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Slowing the “Roll” of Turnover

Turnover & Retention Series: Part 1

It is challenging to look at normal measurements of business success and make much sense of them considering the last 15 months. But one number is especially curious right now: turnover.

As the market picks up and the Great Rehire continues, most would think the normal progression would be for those out of work to settle into the new job openings. However, the passive candidate isn’t so passive right now and everyone seems more in play than ever before. Turnover is rolling.

A Turnover Tidal Wave

I have talked for months about the changing mentality of the workforce and the higher standards employees are setting including expectations for companies to meet their individual needs. As people have had time to have “deep thoughts” about their lives, they are rethinking their careers. For many, this involves a fresh start at a fresh company with a different set of expectations and a culture which might reflect their newly defined ideas of future work.

In a recent Forbes article, business strategist contributor, William Vanderbloemen discusses this massive turnover, in what he’s coining “The Great Covid Job Churn.”  Because people have been holed-up and afraid for the past year, 2021 will continue to see the effects of last year’s pent-up energy on the jobs industry. “I believe this massive job turnover trend could result in as much as a 20% change in our national workforce at the executive level,” predicted Vanderbloemen.

Danny Nelms, president of The Work Institute, echo’s this sentiment and believes increased job openings in 2021 “will lead to the same supply and demand issues we had before the pandemic, putting an emphasis on recruiting and fueling voluntary turnover.”

Connecting & Aligning with Employees

If employees are in assessment mode and evaluating their own current state, it is a good idea for companies to also assess the situation and find opportunities to match the needs of their best employees.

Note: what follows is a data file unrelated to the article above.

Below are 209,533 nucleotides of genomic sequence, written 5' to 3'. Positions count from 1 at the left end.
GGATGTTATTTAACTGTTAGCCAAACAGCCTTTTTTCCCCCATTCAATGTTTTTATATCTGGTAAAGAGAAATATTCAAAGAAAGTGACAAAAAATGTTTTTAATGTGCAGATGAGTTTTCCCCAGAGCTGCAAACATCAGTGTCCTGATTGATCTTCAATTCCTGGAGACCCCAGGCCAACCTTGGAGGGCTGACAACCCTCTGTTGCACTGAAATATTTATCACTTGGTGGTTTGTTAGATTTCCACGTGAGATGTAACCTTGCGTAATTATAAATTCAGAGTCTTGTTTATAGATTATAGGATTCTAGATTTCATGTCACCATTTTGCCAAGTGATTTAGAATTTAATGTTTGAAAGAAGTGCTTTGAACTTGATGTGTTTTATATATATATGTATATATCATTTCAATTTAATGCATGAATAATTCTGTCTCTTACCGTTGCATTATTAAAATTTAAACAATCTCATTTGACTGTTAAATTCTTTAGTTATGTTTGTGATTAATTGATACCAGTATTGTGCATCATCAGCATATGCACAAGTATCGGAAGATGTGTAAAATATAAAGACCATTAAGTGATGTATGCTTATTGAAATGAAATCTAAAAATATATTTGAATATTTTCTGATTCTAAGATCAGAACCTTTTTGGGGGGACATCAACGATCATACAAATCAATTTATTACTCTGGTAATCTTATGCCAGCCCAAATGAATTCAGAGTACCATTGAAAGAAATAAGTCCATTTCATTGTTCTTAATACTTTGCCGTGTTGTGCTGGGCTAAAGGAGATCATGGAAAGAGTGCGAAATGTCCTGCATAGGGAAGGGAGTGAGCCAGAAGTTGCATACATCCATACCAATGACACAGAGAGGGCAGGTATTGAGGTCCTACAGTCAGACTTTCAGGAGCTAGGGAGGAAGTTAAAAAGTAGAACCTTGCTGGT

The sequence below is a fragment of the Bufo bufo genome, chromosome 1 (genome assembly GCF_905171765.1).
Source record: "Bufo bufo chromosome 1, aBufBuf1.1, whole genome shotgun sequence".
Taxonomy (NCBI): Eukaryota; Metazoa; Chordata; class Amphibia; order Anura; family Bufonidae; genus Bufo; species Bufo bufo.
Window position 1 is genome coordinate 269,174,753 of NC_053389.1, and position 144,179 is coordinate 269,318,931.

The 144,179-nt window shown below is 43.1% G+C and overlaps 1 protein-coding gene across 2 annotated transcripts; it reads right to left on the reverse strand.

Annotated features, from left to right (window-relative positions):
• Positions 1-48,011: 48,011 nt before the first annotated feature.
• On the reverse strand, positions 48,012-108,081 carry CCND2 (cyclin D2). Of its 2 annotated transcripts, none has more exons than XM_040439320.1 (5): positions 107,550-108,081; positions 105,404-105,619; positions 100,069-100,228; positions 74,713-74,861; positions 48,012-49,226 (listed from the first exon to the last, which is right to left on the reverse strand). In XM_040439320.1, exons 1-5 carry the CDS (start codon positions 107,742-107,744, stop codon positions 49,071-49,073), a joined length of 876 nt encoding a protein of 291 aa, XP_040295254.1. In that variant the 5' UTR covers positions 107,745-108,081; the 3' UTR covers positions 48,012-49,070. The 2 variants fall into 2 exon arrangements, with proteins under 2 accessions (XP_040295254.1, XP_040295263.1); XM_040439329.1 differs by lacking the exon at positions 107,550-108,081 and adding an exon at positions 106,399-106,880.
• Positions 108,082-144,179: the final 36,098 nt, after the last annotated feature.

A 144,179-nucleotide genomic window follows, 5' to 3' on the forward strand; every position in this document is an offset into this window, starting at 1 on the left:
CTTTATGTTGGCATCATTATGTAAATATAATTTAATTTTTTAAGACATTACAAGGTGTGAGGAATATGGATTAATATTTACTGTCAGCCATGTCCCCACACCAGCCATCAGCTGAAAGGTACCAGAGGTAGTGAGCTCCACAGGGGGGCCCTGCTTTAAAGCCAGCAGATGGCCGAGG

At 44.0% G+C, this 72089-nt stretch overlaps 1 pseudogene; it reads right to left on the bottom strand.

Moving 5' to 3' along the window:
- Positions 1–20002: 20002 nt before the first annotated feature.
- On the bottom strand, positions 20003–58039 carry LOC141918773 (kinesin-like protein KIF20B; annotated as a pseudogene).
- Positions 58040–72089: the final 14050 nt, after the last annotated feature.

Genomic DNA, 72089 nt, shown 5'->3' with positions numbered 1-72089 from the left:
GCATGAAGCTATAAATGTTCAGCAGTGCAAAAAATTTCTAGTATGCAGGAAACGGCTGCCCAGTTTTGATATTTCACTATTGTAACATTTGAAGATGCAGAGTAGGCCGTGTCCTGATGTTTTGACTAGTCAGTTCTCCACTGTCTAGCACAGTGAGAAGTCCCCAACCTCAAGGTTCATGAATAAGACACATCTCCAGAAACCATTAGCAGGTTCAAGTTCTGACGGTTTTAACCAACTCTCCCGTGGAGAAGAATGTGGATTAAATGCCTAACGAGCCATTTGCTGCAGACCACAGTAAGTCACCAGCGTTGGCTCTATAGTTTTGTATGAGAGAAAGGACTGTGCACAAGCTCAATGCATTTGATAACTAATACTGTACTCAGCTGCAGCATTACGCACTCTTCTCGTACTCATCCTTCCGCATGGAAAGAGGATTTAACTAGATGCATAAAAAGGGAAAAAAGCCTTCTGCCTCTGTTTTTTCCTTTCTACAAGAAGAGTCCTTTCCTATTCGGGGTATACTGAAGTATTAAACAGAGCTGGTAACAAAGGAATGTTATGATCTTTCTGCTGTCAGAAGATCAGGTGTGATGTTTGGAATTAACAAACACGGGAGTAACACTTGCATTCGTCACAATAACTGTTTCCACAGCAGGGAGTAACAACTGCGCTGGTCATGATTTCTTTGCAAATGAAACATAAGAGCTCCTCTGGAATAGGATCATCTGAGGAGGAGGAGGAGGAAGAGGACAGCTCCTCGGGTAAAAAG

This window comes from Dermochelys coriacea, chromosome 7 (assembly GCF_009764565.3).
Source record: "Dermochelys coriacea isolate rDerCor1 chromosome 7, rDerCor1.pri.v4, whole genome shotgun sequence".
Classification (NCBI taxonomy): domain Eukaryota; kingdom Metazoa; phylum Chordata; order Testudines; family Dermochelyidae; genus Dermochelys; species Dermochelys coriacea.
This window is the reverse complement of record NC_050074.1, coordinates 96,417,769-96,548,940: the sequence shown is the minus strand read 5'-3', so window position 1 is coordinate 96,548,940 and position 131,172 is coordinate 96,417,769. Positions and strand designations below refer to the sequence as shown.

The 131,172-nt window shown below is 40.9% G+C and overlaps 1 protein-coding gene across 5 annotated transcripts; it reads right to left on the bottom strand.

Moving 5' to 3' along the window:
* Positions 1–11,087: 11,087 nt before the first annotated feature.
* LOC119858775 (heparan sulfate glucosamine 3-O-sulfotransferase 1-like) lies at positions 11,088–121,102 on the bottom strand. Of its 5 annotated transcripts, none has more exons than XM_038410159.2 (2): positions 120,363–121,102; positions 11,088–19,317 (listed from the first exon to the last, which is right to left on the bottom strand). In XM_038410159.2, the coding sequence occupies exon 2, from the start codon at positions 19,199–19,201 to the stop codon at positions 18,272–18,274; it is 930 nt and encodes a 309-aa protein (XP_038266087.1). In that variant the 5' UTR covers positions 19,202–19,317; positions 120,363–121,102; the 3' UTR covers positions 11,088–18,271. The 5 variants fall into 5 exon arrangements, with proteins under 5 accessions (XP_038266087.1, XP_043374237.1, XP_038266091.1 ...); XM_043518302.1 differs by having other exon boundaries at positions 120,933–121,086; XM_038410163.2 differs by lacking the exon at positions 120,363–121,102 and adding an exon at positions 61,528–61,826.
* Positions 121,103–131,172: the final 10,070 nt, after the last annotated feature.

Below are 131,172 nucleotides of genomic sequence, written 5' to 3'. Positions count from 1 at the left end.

The solution lies in connection and alignment. Connection is what drives engagement. For an employee to do their best work, they must feel connected to the work in some way. I’ve found that there are four main connection points for employees:

  • The company / mission
  • Their job / the work they do
  • Their boss
  • Their team

Generally, employees will connect to one of the above; sometimes, they’ll feel a connection to two. But almost never to all of the above at the same time. And that’s okay; a manager’s job is to figure out where the connection is and meet the worker there. The more solid that connection becomes, the more likely it is that the connection can overcome some of the other opportunities a new job may present.

Reassess & Realign

Use this time to determine your connection points so that employees feel engaged and are less of a turnover risk.

Evaluate Connections to Company, Job, Boss & Team
Evaluate your employees’ most important connections and determine where you believe each employee is most connected: Company, Job, Boss or Team.  If an employee connects with the company or the work, it’s almost always about how unique their situation is. Is this role something I can’t find anywhere else? Could I find a role that’s this important, or offers this much potential? Could I get this exposure or this kind of challenging assignment somewhere else?